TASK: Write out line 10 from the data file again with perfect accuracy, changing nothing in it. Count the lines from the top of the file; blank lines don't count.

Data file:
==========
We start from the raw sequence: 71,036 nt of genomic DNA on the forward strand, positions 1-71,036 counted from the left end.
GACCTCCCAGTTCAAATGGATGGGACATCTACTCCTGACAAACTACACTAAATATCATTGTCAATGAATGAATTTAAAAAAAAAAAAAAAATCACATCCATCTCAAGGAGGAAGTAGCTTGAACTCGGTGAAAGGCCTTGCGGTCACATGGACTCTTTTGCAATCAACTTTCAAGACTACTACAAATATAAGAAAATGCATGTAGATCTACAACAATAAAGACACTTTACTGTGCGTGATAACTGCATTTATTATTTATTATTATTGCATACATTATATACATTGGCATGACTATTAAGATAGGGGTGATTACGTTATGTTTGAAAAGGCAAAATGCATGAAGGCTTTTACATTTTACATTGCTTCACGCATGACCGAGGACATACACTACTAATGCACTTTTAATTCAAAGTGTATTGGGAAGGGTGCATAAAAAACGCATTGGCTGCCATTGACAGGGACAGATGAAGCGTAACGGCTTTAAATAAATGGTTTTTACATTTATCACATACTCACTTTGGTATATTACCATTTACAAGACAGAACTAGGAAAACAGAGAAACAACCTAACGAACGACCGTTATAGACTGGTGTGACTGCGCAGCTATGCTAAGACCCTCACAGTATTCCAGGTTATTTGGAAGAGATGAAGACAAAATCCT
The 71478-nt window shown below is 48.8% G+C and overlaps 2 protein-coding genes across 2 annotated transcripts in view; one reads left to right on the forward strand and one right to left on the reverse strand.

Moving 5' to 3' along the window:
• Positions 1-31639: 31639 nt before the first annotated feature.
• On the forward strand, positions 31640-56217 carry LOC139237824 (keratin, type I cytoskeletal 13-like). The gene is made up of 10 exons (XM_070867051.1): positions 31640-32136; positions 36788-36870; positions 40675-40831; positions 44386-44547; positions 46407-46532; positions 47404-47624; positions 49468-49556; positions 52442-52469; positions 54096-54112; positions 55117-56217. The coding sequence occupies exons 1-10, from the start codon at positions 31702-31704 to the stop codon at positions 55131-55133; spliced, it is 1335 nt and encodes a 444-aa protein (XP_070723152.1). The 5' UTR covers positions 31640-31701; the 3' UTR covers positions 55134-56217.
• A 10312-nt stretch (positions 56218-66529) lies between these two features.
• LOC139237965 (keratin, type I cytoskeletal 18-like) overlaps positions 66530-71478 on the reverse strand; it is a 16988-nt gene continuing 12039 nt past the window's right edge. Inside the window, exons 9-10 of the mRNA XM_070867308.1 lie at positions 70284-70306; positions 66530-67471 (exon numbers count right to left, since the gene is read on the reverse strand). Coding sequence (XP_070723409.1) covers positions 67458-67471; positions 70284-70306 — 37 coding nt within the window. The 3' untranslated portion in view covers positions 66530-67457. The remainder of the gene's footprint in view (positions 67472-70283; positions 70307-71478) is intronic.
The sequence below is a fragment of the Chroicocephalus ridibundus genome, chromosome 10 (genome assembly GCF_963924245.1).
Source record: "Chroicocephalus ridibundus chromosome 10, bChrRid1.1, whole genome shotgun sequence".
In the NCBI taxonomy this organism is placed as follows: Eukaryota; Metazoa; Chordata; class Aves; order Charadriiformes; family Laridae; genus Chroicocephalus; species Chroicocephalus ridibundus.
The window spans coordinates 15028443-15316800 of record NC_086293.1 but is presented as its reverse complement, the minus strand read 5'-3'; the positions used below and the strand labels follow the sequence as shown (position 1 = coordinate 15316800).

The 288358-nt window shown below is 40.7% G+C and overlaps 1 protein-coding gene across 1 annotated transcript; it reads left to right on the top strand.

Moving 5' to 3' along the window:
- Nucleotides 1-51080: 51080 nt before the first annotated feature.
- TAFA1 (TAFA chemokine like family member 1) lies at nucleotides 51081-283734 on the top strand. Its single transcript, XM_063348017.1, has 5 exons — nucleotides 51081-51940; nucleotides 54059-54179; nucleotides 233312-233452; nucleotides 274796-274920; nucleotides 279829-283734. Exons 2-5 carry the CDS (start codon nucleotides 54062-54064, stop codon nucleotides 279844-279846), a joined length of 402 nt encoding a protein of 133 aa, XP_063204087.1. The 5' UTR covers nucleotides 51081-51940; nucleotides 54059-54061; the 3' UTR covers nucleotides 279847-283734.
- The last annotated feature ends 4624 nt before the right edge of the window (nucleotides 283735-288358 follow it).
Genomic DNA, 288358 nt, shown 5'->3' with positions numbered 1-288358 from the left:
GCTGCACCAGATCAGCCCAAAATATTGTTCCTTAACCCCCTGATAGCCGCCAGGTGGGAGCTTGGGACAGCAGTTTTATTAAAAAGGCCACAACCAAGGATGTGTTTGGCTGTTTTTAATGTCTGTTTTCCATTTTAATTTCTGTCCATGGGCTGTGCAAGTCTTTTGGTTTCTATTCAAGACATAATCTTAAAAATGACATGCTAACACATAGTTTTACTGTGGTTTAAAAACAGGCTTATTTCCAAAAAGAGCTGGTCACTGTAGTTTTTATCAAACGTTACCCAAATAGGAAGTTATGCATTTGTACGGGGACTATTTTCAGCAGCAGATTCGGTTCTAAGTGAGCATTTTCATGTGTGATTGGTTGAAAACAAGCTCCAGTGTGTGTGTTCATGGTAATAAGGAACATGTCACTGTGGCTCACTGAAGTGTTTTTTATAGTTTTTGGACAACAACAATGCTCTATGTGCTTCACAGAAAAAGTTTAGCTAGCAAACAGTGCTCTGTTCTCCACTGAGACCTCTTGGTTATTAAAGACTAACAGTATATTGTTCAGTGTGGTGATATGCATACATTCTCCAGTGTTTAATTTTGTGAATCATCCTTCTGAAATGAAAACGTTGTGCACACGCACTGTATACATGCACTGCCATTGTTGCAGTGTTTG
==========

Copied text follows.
Source record: "Chroicocephalus ridibundus chromosome 10, bChrRid1.1, whole genome shotgun sequence".